“Aerial roots” refer to roots that often grow out of the internodes of stem plants midway up the stem, above the substrate.
Why do these roots appear? Are they cause for concern? What can we do if we find them unsightly?
Aerial roots are most common in sparse tanks, or when stem plants have a lot of space around them. In such environments, aerial roots develop naturally to support territorial expansion.
If they successfully root to substrate, new stems may develop from the internodes.
In the topmost picture above, a cutting of Rotala ‘blood red’ was placed as a single stem at a corner of the tank. It had a generous amount of space around it, and started to branch and develop aerial roots.
Compare this with the same cuttings that were planted in a tighter bush. In a ‘bush’ setting, the cuttings focused on growing upwards (to complete for light), had fewer branching, and much fewer aerial roots developed.
In general, when stem plants start to grow horizontal, often at the tank surface, serial roots start to grow as a natural response. In nature, this prepares the plant to colonise other areas when swept away by the currents.
Aerial roots generally accompany side-shoots or branches. In many ways, the side shoot is a complete separate plant by itself. When we trim (rather than replant) the tops of stem plants, this encourages side-shoots (and therefore aerial roots) to grow. So over-trimming often results in an abundance of aerial roots.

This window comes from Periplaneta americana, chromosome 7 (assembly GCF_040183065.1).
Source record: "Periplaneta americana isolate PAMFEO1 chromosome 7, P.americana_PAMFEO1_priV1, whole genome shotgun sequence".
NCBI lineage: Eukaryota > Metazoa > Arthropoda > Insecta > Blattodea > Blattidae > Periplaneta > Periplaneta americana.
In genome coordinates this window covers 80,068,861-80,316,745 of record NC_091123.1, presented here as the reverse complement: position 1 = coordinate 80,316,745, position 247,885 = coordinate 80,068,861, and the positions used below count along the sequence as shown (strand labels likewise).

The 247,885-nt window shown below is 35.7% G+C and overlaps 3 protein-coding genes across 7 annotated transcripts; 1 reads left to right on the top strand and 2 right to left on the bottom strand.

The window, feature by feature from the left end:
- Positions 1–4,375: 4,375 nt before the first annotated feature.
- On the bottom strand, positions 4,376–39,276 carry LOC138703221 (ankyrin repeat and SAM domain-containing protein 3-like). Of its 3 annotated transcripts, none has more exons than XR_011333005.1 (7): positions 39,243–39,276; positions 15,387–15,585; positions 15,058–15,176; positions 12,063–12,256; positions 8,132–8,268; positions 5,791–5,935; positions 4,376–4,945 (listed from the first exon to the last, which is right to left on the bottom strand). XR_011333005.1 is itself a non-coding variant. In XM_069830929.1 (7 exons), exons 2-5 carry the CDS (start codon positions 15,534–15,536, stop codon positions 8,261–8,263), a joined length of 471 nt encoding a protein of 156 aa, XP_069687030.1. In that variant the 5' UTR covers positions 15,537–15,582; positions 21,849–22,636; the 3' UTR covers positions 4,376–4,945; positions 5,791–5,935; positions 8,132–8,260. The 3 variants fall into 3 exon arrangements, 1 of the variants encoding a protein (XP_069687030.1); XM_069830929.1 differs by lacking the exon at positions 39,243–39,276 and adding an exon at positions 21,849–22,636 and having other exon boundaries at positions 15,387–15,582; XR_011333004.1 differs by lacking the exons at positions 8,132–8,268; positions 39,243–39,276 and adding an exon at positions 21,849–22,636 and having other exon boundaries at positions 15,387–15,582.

Coarse substrate (such as pea gravel or pebbles) or poor quality substrate can cause confusion in plants being able to sense where the substrate really is. This can lead to aerial roots spawning in internodes lower down the stem even before the stem has gained significant height. The plant is seeking a place to root but does not recognize the substrate as soil due the the large grain sizing or poor substrate quality.
Apart from the examples above, aerial roots can also occur in under-fed plants where excessive roots are produced as the plant channels more energy towards nutrient seeking functions. However, in such instances, the plant would often show other signs of poor nutrient access: smaller or poorly formed leaves.
If you find them unsightly, you can take the following actions: